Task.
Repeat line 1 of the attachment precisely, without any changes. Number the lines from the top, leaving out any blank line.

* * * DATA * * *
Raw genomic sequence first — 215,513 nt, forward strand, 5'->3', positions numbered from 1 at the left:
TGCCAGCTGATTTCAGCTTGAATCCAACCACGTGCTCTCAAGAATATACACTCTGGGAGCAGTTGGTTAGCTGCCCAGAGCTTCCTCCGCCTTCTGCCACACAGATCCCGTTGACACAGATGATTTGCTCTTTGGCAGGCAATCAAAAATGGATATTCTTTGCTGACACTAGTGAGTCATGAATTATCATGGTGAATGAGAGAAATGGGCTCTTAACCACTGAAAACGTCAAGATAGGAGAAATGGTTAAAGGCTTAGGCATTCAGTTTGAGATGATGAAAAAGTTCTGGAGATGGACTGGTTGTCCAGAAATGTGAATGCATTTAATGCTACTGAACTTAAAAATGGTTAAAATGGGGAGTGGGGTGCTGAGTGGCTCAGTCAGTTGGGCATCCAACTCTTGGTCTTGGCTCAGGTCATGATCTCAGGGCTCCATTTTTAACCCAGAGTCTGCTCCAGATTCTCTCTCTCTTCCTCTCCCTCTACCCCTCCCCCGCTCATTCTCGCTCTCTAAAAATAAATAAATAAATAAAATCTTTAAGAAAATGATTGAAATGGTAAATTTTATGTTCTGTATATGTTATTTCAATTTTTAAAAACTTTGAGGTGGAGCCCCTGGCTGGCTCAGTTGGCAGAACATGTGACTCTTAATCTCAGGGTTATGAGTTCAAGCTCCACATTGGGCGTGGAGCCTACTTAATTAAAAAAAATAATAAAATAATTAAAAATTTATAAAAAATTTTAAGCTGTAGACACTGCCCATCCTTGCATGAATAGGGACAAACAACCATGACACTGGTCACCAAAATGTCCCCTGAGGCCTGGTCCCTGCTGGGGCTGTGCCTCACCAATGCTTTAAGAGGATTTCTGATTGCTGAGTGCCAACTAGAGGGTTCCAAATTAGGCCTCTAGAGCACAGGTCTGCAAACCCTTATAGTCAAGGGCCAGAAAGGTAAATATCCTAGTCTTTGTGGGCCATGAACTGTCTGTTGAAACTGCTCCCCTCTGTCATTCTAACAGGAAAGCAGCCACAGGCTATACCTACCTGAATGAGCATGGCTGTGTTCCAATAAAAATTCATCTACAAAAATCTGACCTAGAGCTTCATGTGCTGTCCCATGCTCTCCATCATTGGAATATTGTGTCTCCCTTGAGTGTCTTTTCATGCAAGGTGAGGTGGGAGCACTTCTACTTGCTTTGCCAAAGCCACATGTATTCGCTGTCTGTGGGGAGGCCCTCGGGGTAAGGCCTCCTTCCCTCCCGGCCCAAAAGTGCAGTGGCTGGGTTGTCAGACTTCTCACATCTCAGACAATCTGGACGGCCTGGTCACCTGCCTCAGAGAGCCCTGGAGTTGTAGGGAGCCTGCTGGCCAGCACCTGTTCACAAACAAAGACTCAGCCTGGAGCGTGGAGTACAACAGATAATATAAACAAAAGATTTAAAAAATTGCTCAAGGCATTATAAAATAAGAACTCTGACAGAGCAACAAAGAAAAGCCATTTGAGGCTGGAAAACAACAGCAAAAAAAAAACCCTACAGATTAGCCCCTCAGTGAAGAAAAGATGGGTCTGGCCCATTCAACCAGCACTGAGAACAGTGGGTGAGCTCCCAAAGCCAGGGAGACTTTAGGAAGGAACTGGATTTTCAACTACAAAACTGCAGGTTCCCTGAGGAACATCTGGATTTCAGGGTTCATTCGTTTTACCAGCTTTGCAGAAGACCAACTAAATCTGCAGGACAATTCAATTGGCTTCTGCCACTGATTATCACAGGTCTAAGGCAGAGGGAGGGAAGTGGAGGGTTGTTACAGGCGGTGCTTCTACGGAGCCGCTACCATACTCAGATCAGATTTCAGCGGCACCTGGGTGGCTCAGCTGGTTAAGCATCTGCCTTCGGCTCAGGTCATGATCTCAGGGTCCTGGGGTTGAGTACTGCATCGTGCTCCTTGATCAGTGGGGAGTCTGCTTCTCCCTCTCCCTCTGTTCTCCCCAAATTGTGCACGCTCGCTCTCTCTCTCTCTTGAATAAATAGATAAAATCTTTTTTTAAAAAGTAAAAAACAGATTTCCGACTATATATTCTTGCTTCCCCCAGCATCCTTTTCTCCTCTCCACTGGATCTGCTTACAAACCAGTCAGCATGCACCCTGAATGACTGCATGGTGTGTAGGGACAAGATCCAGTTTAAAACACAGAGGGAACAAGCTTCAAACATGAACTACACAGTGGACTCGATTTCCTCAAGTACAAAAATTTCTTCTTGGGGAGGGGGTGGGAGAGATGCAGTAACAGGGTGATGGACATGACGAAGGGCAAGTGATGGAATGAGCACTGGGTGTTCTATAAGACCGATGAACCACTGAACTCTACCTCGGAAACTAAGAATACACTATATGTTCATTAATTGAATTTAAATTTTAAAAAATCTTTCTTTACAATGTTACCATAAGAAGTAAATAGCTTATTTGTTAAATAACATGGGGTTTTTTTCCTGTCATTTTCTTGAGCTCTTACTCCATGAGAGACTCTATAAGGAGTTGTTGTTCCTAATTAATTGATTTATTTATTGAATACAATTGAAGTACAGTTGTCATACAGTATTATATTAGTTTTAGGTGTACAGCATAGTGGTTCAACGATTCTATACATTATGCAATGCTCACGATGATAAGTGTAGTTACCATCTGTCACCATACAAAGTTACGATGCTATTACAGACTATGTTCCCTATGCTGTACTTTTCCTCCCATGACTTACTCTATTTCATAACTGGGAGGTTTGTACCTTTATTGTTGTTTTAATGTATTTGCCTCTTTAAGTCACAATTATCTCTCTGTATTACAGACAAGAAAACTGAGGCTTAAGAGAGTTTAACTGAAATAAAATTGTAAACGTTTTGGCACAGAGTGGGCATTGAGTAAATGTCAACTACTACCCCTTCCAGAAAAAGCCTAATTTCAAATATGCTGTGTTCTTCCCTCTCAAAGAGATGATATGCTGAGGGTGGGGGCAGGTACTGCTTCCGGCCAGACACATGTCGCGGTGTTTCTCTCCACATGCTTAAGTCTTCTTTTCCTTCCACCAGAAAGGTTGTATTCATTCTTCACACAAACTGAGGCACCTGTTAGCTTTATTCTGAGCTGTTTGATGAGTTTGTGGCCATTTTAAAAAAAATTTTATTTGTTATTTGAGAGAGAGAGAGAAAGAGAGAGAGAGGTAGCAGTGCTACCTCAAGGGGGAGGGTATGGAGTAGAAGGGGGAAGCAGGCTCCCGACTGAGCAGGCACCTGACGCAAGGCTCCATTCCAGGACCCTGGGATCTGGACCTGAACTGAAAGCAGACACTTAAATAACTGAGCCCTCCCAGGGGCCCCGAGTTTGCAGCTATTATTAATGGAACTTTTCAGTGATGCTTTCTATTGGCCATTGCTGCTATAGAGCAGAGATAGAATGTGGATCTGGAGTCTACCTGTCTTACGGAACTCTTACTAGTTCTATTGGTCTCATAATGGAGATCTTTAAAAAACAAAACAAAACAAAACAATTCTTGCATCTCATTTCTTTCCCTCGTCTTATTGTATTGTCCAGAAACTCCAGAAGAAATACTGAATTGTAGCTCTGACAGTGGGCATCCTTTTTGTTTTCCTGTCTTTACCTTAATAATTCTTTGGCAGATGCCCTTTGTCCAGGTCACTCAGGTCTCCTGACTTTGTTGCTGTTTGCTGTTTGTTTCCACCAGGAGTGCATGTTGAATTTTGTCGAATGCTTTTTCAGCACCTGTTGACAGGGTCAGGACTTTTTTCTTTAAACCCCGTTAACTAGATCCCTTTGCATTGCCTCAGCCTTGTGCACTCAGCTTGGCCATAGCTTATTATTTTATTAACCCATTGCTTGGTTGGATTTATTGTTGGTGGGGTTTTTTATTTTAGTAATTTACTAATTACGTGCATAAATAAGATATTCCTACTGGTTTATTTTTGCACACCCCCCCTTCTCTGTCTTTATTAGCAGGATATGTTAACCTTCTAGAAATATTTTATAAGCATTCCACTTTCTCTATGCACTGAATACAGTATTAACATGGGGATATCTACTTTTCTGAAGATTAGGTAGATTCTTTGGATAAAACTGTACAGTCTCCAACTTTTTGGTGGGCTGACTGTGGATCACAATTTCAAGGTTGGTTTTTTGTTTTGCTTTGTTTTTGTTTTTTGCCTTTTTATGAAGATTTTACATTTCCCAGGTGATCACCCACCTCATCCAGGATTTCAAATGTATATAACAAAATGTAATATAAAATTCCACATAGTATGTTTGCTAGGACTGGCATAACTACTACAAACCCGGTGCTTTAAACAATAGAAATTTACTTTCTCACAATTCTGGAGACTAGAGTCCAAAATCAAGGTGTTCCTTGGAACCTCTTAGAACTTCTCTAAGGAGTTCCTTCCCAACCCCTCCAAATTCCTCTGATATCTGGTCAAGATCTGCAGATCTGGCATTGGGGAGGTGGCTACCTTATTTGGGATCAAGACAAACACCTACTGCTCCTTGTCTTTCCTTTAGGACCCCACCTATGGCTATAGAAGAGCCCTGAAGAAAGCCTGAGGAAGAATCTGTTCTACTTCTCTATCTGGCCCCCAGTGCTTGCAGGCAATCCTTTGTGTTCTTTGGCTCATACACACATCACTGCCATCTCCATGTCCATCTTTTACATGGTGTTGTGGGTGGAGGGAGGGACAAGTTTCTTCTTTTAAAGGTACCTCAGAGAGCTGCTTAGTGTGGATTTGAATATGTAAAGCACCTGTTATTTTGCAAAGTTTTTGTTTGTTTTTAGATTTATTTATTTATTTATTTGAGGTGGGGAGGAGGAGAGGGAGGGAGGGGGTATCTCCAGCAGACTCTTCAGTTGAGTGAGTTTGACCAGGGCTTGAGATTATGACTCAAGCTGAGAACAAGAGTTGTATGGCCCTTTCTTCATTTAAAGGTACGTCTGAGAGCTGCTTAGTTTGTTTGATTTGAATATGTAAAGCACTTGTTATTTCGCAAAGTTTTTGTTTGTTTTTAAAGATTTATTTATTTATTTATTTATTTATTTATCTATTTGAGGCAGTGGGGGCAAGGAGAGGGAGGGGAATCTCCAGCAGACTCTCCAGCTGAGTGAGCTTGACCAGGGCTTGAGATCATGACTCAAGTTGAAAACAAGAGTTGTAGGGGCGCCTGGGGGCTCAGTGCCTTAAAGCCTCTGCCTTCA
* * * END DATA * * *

Raw genomic sequence first — 215,513 nt, forward strand, 5'->3', positions numbered from 1 at the left: